Exception to the rule: This has five exceptions. If one uses the numbers to show people do hold the belief, if it's a matter of social convention, if it concerns a law in regards to public safety, how people speak a language or if one can show why people hold the belief, then no fallacy committed. Hence, why Christians can say their faith is a matter of culture, because what culture basis itself on atheism?
Begging the question- when what you are trying to prove is already assumed.
Example: They will often argue that "Atheism isn't belief. Atheism is the lack of belief." This is nothing more than a play on words.
Exception to the rule: if something outside your assertion can prove the assertion true. This is why atheists claiming "Christians think the Bible is true because it says it's true" doesn't work. Even Michael Shermer found that wasn't the case
Dicto simpliciter (sweeping generalization)- he fallacy of making a sweeping statement and expecting it to be true of every specific case; aka a stereotype
Example: whenever atheists claim all religious people bomb buildings
Exception to the rule: if an objective piece of evidence shows a group actually does perform this action.
Post hoc ergo propter hoc (with this, therefore because of this)-when correlation is mixed with causation.
Example: any given atheist notion concerning prayer, or saying prayer doesn't work
Exception to the rule: if correlation can indeed prove causation.
Naturalistic fallacy- the fallacy of trying to form a value conclusion (what is right or good) from statements of fact alone.
Example: someone might argue that the premise, "Science has concluded that
naturalistic causes are solely responsible for the origins of life. You
should therefore believe that a god does not exist."
Exception to the rule: There is no exception to this rule.
Non Sequitur ("It does not follow")- the simple fallacy of forming a conclusion about something that does not
strictly follow from the premises or that may have another explanation.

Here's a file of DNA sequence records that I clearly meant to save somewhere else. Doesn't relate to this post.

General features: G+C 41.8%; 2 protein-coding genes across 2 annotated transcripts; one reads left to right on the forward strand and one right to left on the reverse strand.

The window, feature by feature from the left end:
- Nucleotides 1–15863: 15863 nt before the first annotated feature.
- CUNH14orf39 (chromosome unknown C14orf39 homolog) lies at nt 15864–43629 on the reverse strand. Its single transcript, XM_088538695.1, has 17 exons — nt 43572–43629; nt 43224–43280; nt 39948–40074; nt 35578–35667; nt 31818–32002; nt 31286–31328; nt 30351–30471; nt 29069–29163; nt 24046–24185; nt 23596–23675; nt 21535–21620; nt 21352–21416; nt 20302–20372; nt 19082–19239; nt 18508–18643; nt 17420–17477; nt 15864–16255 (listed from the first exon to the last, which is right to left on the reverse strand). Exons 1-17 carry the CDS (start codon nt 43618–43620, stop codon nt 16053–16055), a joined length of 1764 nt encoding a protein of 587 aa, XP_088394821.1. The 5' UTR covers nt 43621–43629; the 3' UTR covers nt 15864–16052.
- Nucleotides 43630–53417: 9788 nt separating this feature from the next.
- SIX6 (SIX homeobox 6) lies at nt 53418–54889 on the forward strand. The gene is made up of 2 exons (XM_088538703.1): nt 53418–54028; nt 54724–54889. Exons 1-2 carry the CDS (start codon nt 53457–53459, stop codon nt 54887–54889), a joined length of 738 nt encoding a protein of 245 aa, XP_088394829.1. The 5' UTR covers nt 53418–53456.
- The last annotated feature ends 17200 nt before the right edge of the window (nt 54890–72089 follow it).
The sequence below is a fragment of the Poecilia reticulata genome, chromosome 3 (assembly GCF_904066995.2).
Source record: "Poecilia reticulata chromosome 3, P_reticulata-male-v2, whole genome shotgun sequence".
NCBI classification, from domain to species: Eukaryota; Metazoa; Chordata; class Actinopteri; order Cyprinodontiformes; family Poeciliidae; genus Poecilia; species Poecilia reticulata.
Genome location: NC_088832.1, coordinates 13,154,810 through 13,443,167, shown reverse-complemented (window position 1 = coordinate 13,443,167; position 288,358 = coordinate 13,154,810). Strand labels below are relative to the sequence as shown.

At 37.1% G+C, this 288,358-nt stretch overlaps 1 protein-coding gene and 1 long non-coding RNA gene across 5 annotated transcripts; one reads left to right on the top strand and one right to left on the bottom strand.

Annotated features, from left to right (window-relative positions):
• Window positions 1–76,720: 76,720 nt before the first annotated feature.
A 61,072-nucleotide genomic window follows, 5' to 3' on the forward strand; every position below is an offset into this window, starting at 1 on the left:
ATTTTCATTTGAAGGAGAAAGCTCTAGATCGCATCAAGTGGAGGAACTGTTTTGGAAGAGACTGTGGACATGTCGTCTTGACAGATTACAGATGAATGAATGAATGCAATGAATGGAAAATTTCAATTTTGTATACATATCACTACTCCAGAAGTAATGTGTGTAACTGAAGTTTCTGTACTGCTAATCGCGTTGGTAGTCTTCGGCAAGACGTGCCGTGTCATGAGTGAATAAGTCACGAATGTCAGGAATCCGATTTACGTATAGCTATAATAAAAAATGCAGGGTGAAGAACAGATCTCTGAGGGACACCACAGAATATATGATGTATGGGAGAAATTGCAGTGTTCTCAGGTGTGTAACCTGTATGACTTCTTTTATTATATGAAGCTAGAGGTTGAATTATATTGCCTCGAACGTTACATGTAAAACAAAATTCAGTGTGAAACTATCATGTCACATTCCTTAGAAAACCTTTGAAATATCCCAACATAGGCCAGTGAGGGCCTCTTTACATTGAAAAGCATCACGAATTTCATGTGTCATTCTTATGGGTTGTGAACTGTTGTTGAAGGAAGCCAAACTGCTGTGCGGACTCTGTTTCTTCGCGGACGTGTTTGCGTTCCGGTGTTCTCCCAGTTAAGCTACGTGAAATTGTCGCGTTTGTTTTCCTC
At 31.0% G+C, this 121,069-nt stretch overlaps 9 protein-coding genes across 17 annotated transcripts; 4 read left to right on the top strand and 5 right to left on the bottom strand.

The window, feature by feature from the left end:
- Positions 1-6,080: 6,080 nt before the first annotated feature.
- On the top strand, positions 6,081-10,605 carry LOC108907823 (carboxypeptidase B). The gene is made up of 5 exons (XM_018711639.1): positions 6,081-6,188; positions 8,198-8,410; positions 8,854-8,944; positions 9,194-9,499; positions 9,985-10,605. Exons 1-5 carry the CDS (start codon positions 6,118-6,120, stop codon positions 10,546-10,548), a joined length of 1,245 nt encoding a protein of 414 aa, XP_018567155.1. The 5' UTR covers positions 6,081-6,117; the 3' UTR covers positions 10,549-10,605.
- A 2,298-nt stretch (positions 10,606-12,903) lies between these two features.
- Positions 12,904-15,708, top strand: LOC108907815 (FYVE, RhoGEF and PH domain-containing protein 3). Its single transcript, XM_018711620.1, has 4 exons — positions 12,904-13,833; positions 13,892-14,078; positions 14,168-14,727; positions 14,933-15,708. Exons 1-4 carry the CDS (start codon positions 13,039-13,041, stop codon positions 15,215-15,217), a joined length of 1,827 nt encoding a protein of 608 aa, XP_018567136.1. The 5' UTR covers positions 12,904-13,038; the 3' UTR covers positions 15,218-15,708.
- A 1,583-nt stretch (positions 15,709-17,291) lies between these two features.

Example: claiming that since ice cream sales rise the same time as car thefts, then ice cream causes car thefts. Or alternatively, saying atheism is rising shows atheism is the better position.
Exception to the rule: No real exceptions per say; one merely has to show what one has to do with the other.
One-Sided Assessment-fallacy committed by many atheists when they ignore arguments of evidence from religion since it isn't what they prefer evidence to be.
Example: saying there are more Christians in prison than atheists. This doesn't work since a) it has nothing to do with God existing b) the study used doesn't exist.
Exception to the rule: none
Red herring-the fallacy of bringing irrelevant facts or ideas to an argument in order to distract from the topic at hand.
Example: whenever atheists try to refute atheism being a religious stand by concluding baldness is a hair color. One has nothing to do with the other.
Exceptions to the rule: same as non-sequitor
Slippery slope-an argument that says adopting one idea or belief will lead to a series
of ideas or beliefs, without showing a causal connection between the two
ideas or beliefs.
Example: A popular example in atheism is when atheists argue in favor of there
being no gods because believing in gods will lead to atheism of other
gods. Denial of one has nothing to do with acceptance of the other.
Exception: when Christians claim having no absolute values leads to overall breakdown of values as this is based on credible studies